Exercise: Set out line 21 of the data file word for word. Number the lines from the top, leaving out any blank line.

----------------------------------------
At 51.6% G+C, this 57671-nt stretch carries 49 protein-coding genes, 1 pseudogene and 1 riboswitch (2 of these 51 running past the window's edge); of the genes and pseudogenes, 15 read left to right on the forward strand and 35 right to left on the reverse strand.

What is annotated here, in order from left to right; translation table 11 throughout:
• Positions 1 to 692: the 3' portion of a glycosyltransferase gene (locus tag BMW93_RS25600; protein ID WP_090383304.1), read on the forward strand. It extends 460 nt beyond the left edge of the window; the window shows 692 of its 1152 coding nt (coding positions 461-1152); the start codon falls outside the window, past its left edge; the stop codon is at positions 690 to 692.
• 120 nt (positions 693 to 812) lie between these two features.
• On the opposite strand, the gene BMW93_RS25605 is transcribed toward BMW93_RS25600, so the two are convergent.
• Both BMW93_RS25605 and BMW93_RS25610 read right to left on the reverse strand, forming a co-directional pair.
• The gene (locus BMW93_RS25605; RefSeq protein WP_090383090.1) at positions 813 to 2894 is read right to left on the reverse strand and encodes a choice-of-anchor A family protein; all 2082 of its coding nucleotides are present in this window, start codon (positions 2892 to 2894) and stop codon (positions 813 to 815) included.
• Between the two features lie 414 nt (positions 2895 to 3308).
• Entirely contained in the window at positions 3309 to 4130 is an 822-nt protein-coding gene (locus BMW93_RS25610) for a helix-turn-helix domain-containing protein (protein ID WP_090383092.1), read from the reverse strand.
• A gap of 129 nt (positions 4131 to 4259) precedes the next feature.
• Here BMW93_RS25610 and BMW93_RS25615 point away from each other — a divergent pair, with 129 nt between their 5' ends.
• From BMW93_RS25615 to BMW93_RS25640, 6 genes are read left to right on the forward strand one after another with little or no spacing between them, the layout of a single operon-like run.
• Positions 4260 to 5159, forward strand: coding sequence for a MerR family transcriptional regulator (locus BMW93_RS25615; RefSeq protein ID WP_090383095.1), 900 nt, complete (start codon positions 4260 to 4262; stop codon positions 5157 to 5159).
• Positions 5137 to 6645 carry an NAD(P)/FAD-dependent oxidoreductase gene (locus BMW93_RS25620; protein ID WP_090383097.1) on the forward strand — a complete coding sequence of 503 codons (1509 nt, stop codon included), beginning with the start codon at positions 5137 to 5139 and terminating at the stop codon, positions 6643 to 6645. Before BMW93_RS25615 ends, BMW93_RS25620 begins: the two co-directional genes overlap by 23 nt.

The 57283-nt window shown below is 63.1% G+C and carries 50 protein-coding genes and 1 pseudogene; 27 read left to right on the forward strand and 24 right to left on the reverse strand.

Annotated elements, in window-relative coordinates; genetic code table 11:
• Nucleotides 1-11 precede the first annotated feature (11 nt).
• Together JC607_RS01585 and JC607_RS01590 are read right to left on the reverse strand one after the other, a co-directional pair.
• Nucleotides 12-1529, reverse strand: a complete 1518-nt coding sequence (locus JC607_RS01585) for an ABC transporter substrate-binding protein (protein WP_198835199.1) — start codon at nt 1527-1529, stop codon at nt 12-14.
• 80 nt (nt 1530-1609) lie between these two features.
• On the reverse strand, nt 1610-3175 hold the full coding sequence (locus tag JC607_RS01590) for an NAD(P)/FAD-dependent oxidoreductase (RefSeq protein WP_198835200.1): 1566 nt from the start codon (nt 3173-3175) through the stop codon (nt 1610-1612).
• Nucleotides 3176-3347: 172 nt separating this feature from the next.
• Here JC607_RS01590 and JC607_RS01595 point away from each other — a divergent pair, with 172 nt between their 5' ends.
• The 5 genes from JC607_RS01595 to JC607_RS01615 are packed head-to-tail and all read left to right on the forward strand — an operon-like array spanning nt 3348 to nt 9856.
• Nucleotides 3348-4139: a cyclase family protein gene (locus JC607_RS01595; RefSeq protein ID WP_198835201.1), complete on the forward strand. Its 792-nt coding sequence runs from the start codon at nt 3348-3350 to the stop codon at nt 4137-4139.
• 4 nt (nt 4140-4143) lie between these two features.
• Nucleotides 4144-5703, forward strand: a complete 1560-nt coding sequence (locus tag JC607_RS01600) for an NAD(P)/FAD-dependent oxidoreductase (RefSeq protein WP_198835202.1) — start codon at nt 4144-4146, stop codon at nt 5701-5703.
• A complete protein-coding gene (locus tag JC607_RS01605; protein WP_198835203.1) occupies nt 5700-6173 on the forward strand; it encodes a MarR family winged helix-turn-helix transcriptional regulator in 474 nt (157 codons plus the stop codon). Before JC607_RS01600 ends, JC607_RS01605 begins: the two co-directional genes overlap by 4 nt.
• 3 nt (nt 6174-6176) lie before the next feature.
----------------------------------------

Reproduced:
• On the reverse strand, nt 1610-3175 hold the full coding sequence (locus tag JC607_RS01590) for an NAD(P)/FAD-dependent oxidoreductase (RefSeq protein WP_198835200.1): 1566 nt from the start codon (nt 3173-3175) through the stop codon (nt 1610-1612).